I am a new landlord renting out my first rental property. Does the IRS consider rental income as regular income and tax accordingly (30%)? Are there any special tax breaks or deductions?
If you are a sole proprietor then it is fairly simple to treat it as normal income. If you keep receipts for all business expenses then you can claim those again income (things like cell phone, office space in your house, repairs and more are all possibilities).
If you're not a sole proprietor then you are probably better off just hiring a tax accountant to do it for you. I will likely have my CPA completed by the time tax time rolls around so drop me a line if you're interested. :superman:
Rental income is classified as passive income for tax purposes and is treated the same as any other form of business income except that it is not subject to self employment taxes which is a big break. you are also entitled to depreciation on your property which also reduces your taxes. If you have any other questions, please feel free to contact me at any time, My CPA firm specializes in working with people in the real estate business.
Stuart Mordfin CPA
And up to $25,000 of Real estate losses may be deducted for certain individuals. This special exemption is limited to non-real estate professionals and persons with less than ~$125K income.
I might be wrong here (I'm also a Realtor so I get the exception already) but if you are actively involved in the management of your properties, defined by some level of effort maybe 500 hours a year, then you too are exempt from the passive losses limit--essentially because they are not passive, they are from something in which you are actively engaged.
If you do your own property management, fix-it stuff, and finances, you are probably exempt from the $25,000 / yr limit.
The IRS website has a good page that walks you through your specific situation: http://www.irs.gov/businesses/small/industries/article/0,,id=98881,00.html
If you're consistently LOSING money, it's not an investment, it's a HOBBY?
DON'T GET CONFUSED WITH REAL ESTATE LOSSES GENERATED BY NON-CASH DEPRECIATION EXPENSE AND SEC. 183 HOBBY LOSS RULES. REAL ESTATE PROVIDES LOSSES DUE MOSTLY TO DEPRECIATION EXPENSE AND PROVIDES A POSITIVE CASH FLOW, GENERALLY. YOU DO NOT GET INTO HOBBY LOSS RULES WITH REAL ESTATE AND THERE ARE OTHER FACTORS FIGURED INTO THE HOBBY LOSS RULES AS WELL.
Obviously, the best properties are going to be ones that generate positive cash flow from day one, that cost you no money down, were grossly undervalued in the market, and which you found while nobody else was looking...But, while you quickly reach limits if you're experiencing negative cash flows in property, it may still be a very good idea to buy a property even if it's got negative cash flow.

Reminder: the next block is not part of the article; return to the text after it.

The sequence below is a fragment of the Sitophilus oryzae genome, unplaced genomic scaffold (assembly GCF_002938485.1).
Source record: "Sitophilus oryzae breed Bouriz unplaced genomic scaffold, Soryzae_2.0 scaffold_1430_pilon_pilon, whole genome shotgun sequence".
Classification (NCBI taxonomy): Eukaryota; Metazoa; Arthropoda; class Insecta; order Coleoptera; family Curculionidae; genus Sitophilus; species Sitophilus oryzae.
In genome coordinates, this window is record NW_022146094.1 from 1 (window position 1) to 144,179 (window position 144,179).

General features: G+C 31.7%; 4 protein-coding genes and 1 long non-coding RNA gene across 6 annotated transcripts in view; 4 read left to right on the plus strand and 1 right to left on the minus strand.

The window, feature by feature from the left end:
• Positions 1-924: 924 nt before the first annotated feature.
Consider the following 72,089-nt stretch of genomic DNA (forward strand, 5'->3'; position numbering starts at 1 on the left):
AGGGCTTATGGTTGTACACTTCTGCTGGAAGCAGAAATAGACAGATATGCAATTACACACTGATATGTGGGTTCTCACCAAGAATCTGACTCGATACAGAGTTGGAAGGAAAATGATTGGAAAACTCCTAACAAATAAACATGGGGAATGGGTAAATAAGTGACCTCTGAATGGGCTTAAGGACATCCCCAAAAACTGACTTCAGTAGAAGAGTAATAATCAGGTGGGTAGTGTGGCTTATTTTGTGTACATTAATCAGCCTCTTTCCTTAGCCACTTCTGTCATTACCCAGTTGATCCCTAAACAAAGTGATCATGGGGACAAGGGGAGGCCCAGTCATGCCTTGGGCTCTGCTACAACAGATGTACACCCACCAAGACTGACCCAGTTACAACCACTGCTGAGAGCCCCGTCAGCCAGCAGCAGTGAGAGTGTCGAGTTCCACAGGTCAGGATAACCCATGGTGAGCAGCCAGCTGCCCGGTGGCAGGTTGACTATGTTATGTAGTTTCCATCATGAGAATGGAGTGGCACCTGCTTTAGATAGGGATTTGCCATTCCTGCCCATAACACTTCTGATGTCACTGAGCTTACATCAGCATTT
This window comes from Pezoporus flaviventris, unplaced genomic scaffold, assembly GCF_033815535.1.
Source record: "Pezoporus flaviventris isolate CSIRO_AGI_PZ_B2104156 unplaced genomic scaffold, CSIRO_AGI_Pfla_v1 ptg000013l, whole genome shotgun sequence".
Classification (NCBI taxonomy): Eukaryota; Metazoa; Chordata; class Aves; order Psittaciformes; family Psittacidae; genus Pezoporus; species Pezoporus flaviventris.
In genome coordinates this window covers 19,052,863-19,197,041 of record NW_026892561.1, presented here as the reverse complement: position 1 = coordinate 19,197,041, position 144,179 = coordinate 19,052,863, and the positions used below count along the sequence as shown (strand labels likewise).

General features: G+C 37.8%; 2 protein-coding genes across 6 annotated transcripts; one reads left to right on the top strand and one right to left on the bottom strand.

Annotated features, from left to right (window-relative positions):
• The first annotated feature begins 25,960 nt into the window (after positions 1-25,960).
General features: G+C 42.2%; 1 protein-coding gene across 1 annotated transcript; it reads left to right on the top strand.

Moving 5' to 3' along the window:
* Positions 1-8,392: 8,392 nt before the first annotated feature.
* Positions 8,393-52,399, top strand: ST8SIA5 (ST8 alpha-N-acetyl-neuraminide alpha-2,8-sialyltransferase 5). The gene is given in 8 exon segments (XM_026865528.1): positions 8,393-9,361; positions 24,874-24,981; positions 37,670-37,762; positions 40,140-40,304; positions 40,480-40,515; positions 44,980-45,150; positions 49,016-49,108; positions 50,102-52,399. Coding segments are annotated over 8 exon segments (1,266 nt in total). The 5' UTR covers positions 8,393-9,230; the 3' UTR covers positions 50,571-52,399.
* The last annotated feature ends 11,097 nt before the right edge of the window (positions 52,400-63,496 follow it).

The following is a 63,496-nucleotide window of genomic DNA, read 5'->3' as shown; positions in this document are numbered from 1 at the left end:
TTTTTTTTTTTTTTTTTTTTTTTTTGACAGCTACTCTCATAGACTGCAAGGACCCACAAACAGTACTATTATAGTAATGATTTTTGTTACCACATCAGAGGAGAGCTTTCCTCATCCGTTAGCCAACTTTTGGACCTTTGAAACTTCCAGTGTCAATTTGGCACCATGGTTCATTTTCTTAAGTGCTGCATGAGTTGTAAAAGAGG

I may be in the minority here, but...I've got other sources of cash which are positive cash flows and here's only so much you can do to reduce that taxable basis. But, I own property that has negative cash flows and posts as passive losses each year. If you can handle the negatives from a cash flow perspective, and it helps you to reduce your taxable basis from other incomes ($$$ benefit), and you are counting on long-term appreciation, I feel this is still a strong strategy. It certainly beats the crap out of working an additionl 40 hrs/week to gain overtime salary.
Maybe it's more like this-- it's better ROI to put your cash in a money market account than keep it under your mattress; but it's better to put it into an index fund than a money market; better still to select a prize-winning stock; better still to correctly pick hedge funds/explosive growth companies, etc., etc. My way might not be the very best investment but still a heck of a lot better than sitting in a money market, and the IRR, ROI, cash on cash, GRM look solid.
Am I missing something or isn't this more a matter of your tastes and personal preferences? I see a lot of chatter that claim only the no money down, positive cash flow from day one, 70% LTV etc. are worth pursuing. I tend to think there is still a LOT of money to be made in the grey area between here and there. It's certainly worked out well for me, but then that might have more to do with an overall very strong market and the fact that a monkey could have picked properties that made money over the past five years???
Good point Takleberry,
I recently bought two rentals out of state. They are both leased for the year and provide a negative cash flow. The rent more than pays the mortgages but after calculating the down and repairs it will be negative for a while. Anyway, last year I got nailed by AMT taxes. This year, with the rentals, I lowered my tax base and was able to keep much more of my income. I have enough in reserves to cover any vacancies and plan to keep the rentals for the long term.